Time for Shingaki’s final match. Rina Shingaki may not be a big name in the Joshi scene, but in her three year career she has wrestled in a lot of different promotions and always seemed to be improving. A submission expert, Rina brought something a little different to the table than many other wrestlers and put on unique matches no matter where she was on the card. As 2AW has a limited number of Joshi wrestlers, Rina was active in Ice Ribbon, Diana, WAVE, and OZ Academy over her career which gave her exposure to a lot of different styles and a lot of fans. For her last match, she is wrestling the same wrestler she faced in her first match – Ayame Sasamura. Ayame is also a 2AW wrestler so its a fitting final match for her in what is sure to be an emotional affair for her and her fans.
They circle each other to start as they begin slow, they end up on the mat but quickly reach a stalemate. Side headlock by Ayame but Rina Irish whips out of it, they trade moves until Ayame knocks down Rina with a hard shoulderblock. Scoop slam by Ayame and she hits a second one, covering Rina for a two count. Ayame puts Rina in the corner and stomps on her, a bunch of other wrestlers come in the ring as is tradition and everyone hits a running strike on Rina in the corner. Ayame finishes the train with a running back elbow, snapmare by Ayame and she applies a sleeper. She switches to a camel clutch, but Rina gets to the ropes for the break. Ayame goes for a slam but sss blocks it and puts Ayame in a keylock. Ayame gets into the ropes for the break, Rina flings Ayame to the mat and puts Ayame in a Fujiwara Armbar. Ayame rolls out of it and kicks Rina, Ayame puts Rina on the second rope and jumps down on her back. Dropkick by Ayame and she covers Rina for two.
Rina and Ayame trade elbows until Rina re-applies the Fujiwara Armbar, but again Ayame gets to the ropes. Rina tries to get Ayame on her shoulders but Ayame blocks it, elbows by Ayame but Rina kicks her in the stomach. She goes off the ropes but Ayame delivers a hard shoulderblock. She goes to pick up Rina but Rina quickly applies a cross armbreaker, Ayame struggles as Rina switches it to a triangle choke hold, and eventually she is able to power out of the move and slam Rina into the corner. Ayame charges Rina but Rina moves and hits a double knee to Ayame’s arm. Rina returns to the Fujiwara Armbar, she switches it to a double armbar but Ayame forces the break. Rina picks up Ayame and gets her on her shoulders, delivering the Kamikaze for a two count. Ayame slides around Rina and drops her with a German Suplex, Ayame goes to the top turnbuckle but Rina recovers and joins her. Rina goes for Ayame’s arm but Ayame knocks her down into the Tree of Woe before delivering a footstomp for two.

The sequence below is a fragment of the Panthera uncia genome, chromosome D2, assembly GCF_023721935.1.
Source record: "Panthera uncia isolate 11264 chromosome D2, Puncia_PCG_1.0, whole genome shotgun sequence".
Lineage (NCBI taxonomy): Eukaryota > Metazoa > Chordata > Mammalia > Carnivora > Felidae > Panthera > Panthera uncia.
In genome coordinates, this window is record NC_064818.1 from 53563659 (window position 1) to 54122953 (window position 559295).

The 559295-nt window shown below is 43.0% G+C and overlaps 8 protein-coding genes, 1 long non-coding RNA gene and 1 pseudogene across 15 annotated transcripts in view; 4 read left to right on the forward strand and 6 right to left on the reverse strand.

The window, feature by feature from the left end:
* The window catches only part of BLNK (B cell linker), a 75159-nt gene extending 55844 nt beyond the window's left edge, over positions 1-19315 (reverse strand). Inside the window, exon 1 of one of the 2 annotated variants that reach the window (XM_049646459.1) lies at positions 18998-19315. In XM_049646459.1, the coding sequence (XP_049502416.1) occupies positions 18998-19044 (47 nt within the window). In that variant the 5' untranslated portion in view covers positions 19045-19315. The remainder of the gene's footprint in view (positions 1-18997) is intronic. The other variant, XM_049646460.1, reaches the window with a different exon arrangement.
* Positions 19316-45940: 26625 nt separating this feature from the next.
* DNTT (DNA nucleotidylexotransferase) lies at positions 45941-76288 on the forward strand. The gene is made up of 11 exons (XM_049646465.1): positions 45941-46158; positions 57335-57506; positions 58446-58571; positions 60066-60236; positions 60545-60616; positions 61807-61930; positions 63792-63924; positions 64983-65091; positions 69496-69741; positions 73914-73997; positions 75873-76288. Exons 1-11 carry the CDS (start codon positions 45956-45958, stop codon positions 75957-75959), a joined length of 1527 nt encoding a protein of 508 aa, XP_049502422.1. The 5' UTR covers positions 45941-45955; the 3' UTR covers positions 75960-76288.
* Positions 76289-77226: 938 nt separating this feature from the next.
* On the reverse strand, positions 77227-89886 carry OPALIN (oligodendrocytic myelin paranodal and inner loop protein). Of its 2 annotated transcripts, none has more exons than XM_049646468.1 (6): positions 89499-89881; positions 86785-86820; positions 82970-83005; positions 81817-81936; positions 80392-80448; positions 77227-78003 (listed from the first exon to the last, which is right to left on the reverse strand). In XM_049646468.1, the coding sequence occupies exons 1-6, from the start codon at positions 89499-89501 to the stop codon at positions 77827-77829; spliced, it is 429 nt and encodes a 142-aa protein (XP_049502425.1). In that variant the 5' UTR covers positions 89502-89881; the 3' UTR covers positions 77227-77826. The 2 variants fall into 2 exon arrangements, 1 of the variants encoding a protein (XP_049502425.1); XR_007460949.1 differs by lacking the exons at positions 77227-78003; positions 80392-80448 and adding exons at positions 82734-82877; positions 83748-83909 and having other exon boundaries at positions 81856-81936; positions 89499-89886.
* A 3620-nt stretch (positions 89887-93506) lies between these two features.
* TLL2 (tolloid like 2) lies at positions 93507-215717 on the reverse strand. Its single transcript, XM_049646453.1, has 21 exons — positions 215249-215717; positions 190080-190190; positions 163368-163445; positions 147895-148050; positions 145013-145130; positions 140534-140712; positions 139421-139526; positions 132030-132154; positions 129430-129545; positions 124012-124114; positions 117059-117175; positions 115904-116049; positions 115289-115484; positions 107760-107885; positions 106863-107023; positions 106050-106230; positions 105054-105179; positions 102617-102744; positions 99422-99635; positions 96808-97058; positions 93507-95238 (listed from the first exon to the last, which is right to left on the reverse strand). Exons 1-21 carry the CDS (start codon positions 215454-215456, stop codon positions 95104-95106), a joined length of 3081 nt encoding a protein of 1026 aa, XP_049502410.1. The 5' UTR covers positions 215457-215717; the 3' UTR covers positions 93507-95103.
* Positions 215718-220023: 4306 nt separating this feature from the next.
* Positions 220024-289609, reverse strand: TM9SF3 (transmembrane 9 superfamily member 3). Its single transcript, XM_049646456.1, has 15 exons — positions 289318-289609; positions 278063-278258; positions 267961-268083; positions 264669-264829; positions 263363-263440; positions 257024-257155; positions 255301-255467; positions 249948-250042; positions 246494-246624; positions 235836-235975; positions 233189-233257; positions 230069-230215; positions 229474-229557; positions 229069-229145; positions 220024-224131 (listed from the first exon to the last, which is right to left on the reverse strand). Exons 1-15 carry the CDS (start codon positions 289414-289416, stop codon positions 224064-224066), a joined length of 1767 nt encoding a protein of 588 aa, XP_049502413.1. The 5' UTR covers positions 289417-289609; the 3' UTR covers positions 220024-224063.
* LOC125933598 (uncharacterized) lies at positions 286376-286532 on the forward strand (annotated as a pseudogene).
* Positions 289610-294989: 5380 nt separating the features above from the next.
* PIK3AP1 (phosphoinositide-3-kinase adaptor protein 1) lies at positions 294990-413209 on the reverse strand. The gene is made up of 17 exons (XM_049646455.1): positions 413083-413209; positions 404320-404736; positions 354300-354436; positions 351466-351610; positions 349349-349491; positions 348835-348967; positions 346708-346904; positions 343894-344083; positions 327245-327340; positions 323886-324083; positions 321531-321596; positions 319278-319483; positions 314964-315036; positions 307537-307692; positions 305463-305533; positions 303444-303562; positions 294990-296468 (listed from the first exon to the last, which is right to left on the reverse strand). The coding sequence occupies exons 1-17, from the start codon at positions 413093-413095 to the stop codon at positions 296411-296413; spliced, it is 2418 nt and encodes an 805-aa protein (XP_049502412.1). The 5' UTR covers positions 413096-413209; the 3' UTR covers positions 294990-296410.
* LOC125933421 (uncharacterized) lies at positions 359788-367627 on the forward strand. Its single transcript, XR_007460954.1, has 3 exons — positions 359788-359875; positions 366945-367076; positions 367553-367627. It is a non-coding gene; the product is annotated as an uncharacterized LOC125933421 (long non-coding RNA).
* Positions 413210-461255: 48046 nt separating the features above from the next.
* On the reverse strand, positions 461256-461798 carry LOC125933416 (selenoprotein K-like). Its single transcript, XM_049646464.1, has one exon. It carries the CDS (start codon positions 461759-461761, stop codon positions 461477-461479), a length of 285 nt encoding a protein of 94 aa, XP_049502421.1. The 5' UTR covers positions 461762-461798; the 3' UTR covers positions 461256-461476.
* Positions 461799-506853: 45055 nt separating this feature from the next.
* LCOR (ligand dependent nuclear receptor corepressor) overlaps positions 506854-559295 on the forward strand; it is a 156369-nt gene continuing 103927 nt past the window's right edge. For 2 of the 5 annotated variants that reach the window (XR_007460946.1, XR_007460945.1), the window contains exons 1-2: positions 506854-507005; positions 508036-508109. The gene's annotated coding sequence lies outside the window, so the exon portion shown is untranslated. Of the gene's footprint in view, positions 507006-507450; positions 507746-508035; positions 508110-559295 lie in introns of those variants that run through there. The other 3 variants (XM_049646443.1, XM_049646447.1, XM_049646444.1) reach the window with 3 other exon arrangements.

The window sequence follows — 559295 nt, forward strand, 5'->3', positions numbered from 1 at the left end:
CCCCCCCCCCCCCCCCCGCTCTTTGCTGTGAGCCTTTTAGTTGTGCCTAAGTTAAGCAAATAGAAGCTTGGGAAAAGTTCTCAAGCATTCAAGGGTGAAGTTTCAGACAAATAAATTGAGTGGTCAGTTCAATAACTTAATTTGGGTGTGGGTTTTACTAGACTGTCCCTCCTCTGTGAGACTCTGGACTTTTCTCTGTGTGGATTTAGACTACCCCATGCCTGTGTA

Ayame picks up Rina and hits a side slam, but that gets a two count as well. Ayame waits for Rina to get up and they trade elbows, kick to the head by Ayame and Rina crashes back to the mat. Ayame waits for Rina again to get up, elbow by Rina and she slaps Ayame. Rina goes to the top turnbuckle and hits a diving crossbody, but it gets two. Fameasser by Rina, she picks up Ayame and puts her in a modified armbar. Ayame quickly gets to the ropes to force a break, Rina picks up Ayame but Ayame catches her with a release German. Slow cover by Ayame, but Rina kicks out. Ayame picks up Rina and hits a vertical suplex, she drags up Rina and connects with rolling German Suplexes. Ayame gets Rina to her feet and hits a bridging fallaway slam, but Rina gets a shoulder up. Ayame gets up Rina and nails a Tiger Suplex Hold, and she picks up the three count! Ayame Sasamura is the winner.
In the longest singles match of her career, Rina Shingaki put up a good fight but couldn’t overcome the younger but more experienced Ayame Sasamura. This was for the bulk of it a typical Shingaki match – lots of submission attempts from a lot of different angles, while trying to fight off her opponent’s offense. Ayame actually looked like the more impressive wrestler but that was likely by design, as Shingaki went out as many Joshi wrestlers do by making someone else look good. The end in particular was very dominate, as Ayame delivered a series of strong moves before holding down Shingaki for three. Aside from the usual corner gauntlet, they really didn’t lean heavily into the “retirement match” aspect, keeping it pretty on level with limited extra emotions. Overall a good match, maybe could have had a few minutes trimmed out of it but an enjoyable farewell for Rina Shingaki. Mildly Recommended